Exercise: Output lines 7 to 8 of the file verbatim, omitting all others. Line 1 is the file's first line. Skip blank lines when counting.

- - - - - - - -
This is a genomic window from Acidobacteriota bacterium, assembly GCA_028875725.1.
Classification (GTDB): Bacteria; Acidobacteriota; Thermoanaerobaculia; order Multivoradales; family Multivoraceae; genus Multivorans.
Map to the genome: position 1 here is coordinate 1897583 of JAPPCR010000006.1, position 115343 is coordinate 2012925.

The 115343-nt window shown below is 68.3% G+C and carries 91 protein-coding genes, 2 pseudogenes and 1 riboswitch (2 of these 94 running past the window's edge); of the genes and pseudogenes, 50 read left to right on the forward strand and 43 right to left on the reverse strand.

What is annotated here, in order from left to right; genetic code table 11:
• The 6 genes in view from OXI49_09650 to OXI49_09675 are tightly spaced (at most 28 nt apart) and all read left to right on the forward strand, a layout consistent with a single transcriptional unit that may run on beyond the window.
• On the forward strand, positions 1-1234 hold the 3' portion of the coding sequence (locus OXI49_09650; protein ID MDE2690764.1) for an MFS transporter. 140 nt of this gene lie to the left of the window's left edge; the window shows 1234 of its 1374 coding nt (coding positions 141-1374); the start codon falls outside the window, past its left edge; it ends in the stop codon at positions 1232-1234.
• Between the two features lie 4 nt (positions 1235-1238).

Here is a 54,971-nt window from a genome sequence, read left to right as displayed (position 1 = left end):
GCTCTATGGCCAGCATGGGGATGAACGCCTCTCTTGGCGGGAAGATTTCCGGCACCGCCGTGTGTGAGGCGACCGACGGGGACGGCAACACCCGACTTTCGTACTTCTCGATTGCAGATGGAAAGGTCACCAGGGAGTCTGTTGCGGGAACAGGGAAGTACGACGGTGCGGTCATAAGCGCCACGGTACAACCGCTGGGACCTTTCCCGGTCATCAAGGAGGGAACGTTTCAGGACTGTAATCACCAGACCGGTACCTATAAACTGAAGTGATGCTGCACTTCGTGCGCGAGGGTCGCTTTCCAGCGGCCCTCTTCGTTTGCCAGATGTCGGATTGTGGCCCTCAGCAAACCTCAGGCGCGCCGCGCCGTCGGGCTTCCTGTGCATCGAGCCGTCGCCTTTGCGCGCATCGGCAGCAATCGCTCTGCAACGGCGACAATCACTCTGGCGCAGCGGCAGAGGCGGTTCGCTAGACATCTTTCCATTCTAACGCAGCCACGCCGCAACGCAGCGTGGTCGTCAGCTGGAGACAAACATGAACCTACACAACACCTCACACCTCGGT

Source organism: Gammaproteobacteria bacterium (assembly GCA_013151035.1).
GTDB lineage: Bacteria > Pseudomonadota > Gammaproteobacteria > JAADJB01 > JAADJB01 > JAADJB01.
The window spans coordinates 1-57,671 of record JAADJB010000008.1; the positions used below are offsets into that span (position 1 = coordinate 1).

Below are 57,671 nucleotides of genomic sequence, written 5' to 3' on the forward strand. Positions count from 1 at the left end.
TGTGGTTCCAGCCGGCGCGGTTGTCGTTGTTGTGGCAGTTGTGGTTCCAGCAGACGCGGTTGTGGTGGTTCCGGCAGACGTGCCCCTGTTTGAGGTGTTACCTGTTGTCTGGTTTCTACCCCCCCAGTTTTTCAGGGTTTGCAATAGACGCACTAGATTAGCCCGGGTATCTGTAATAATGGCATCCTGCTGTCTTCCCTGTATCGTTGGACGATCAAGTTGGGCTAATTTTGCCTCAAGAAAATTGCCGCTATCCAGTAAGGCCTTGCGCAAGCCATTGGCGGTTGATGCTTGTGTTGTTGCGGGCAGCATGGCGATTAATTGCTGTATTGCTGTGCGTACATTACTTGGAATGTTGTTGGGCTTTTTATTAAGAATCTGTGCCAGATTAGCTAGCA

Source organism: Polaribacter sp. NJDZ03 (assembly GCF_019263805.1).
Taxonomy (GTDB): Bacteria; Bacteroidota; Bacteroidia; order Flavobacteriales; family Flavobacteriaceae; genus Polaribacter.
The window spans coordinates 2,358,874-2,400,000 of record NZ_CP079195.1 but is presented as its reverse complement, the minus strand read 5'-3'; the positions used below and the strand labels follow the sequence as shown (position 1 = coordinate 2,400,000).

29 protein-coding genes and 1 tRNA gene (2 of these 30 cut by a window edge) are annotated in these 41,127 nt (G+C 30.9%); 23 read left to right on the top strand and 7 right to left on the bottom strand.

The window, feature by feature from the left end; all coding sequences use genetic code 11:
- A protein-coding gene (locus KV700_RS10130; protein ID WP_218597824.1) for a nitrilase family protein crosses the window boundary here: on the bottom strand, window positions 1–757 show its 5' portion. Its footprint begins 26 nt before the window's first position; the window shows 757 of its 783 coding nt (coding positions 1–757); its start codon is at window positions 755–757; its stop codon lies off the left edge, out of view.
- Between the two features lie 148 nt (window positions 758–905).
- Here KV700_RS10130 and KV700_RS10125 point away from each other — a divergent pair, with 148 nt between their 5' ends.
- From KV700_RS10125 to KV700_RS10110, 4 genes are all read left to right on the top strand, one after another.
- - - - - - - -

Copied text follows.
• On the forward strand, positions 1-1234 hold the 3' portion of the coding sequence (locus OXI49_09650; protein ID MDE2690764.1) for an MFS transporter. 140 nt of this gene lie to the left of the window's left edge; the window shows 1234 of its 1374 coding nt (coding positions 141-1374); the start codon falls outside the window, past its left edge; it ends in the stop codon at positions 1232-1234.
• Between the two features lie 4 nt (positions 1235-1238).